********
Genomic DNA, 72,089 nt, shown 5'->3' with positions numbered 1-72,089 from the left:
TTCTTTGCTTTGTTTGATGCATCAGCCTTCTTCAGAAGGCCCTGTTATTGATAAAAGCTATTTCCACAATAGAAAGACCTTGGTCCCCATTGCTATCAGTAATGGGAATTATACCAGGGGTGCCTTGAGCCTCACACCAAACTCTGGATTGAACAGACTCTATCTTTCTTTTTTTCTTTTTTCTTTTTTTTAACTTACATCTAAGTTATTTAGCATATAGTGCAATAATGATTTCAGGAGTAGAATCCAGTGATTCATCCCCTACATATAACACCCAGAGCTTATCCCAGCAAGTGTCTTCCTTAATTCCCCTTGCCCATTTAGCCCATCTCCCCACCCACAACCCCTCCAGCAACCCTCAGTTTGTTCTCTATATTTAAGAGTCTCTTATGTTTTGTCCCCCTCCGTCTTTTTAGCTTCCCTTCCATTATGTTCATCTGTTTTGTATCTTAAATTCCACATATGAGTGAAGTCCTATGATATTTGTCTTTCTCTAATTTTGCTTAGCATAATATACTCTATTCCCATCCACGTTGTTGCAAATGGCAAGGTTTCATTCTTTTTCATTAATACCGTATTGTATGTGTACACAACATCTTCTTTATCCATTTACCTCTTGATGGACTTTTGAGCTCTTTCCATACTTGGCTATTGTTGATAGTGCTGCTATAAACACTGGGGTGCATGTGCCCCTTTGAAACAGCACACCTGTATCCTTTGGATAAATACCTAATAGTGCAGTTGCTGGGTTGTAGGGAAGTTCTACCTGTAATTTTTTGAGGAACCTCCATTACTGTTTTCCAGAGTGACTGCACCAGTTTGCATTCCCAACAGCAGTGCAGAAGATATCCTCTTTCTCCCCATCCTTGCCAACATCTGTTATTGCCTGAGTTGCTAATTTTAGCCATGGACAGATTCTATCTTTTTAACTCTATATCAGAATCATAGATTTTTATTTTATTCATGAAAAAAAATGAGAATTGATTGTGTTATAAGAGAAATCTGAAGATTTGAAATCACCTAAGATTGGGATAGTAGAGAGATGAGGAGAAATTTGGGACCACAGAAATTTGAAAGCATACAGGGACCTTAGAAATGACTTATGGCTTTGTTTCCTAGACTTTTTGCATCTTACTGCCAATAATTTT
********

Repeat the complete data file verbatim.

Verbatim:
Genomic DNA, 72,089 nt, shown 5'->3' with positions numbered 1-72,089 from the left:
TTCTTTGCTTTGTTTGATGCATCAGCCTTCTTCAGAAGGCCCTGTTATTGATAAAAGCTATTTCCACAATAGAAAGACCTTGGTCCCCATTGCTATCAGTAATGGGAATTATACCAGGGGTGCCTTGAGCCTCACACCAAACTCTGGATTGAACAGACTCTATCTTTCTTTTTTTCTTTTTTCTTTTTTTTAACTTACATCTAAGTTATTTAGCATATAGTGCAATAATGATTTCAGGAGTAGAATCCAGTGATTCATCCCCTACATATAACACCCAGAGCTTATCCCAGCAAGTGTCTTCCTTAATTCCCCTTGCCCATTTAGCCCATCTCCCCACCCACAACCCCTCCAGCAACCCTCAGTTTGTTCTCTATATTTAAGAGTCTCTTATGTTTTGTCCCCCTCCGTCTTTTTAGCTTCCCTTCCATTATGTTCATCTGTTTTGTATCTTAAATTCCACATATGAGTGAAGTCCTATGATATTTGTCTTTCTCTAATTTTGCTTAGCATAATATACTCTATTCCCATCCACGTTGTTGCAAATGGCAAGGTTTCATTCTTTTTCATTAATACCGTATTGTATGTGTACACAACATCTTCTTTATCCATTTACCTCTTGATGGACTTTTGAGCTCTTTCCATACTTGGCTATTGTTGATAGTGCTGCTATAAACACTGGGGTGCATGTGCCCCTTTGAAACAGCACACCTGTATCCTTTGGATAAATACCTAATAGTGCAGTTGCTGGGTTGTAGGGAAGTTCTACCTGTAATTTTTTGAGGAACCTCCATTACTGTTTTCCAGAGTGACTGCACCAGTTTGCATTCCCAACAGCAGTGCAGAAGATATCCTCTTTCTCCCCATCCTTGCCAACATCTGTTATTGCCTGAGTTGCTAATTTTAGCCATGGACAGATTCTATCTTTTTAACTCTATATCAGAATCATAGATTTTTATTTTATTCATGAAAAAAAATGAGAATTGATTGTGTTATAAGAGAAATCTGAAGATTTGAAATCACCTAAGATTGGGATAGTAGAGAGATGAGGAGAAATTTGGGACCACAGAAATTTGAAAGCATACAGGGACCTTAGAAATGACTTATGGCTTTGTTTCCTAGACTTTTTGCATCTTACTGCCAATAATTTT